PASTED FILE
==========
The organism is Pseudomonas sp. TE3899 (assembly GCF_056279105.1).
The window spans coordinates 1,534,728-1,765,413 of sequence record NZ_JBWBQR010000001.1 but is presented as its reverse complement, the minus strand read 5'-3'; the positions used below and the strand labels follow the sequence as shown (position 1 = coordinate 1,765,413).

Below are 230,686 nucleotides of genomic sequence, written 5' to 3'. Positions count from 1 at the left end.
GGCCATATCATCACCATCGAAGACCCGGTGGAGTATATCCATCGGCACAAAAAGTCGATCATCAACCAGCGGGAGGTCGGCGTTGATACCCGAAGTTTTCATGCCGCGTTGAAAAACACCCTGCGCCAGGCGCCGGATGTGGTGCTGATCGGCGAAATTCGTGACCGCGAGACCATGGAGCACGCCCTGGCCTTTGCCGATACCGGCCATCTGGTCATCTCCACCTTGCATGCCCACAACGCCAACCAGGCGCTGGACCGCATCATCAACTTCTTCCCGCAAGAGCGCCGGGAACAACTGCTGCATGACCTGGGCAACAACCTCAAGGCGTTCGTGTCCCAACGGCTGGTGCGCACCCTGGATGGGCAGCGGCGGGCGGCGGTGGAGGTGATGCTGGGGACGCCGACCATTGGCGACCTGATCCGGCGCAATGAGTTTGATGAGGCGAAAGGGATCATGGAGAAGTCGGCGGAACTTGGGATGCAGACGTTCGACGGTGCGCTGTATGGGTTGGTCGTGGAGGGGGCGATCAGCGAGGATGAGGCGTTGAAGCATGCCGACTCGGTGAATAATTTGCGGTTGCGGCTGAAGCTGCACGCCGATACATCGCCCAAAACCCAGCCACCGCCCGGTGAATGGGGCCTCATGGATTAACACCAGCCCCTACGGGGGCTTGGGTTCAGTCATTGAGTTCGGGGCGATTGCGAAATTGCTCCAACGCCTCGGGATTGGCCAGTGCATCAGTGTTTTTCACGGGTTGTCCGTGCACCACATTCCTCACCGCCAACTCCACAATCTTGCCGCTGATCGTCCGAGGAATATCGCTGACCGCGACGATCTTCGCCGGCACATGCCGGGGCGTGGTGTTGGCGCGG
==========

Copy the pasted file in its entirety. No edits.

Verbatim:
The organism is Pseudomonas sp. TE3899 (assembly GCF_056279105.1).
The window spans coordinates 1,534,728-1,765,413 of sequence record NZ_JBWBQR010000001.1 but is presented as its reverse complement, the minus strand read 5'-3'; the positions used below and the strand labels follow the sequence as shown (position 1 = coordinate 1,765,413).

Below are 230,686 nucleotides of genomic sequence, written 5' to 3'. Positions count from 1 at the left end.
GGCCATATCATCACCATCGAAGACCCGGTGGAGTATATCCATCGGCACAAAAAGTCGATCATCAACCAGCGGGAGGTCGGCGTTGATACCCGAAGTTTTCATGCCGCGTTGAAAAACACCCTGCGCCAGGCGCCGGATGTGGTGCTGATCGGCGAAATTCGTGACCGCGAGACCATGGAGCACGCCCTGGCCTTTGCCGATACCGGCCATCTGGTCATCTCCACCTTGCATGCCCACAACGCCAACCAGGCGCTGGACCGCATCATCAACTTCTTCCCGCAAGAGCGCCGGGAACAACTGCTGCATGACCTGGGCAACAACCTCAAGGCGTTCGTGTCCCAACGGCTGGTGCGCACCCTGGATGGGCAGCGGCGGGCGGCGGTGGAGGTGATGCTGGGGACGCCGACCATTGGCGACCTGATCCGGCGCAATGAGTTTGATGAGGCGAAAGGGATCATGGAGAAGTCGGCGGAACTTGGGATGCAGACGTTCGACGGTGCGCTGTATGGGTTGGTCGTGGAGGGGGCGATCAGCGAGGATGAGGCGTTGAAGCATGCCGACTCGGTGAATAATTTGCGGTTGCGGCTGAAGCTGCACGCCGATACATCGCCCAAAACCCAGCCACCGCCCGGTGAATGGGGCCTCATGGATTAACACCAGCCCCTACGGGGGCTTGGGTTCAGTCATTGAGTTCGGGGCGATTGCGAAATTGCTCCAACGCCTCGGGATTGGCCAGTGCATCAGTGTTTTTCACGGGTTGTCCGTGCACCACATTCCTCACCGCCAACTCCACAATCTTGCCGCTGATCGTCCGAGGAATATCGCTGACCGCGACGATCTTCGCCGGCACATGCCGGGGCGTGGTGTTGGCGCGG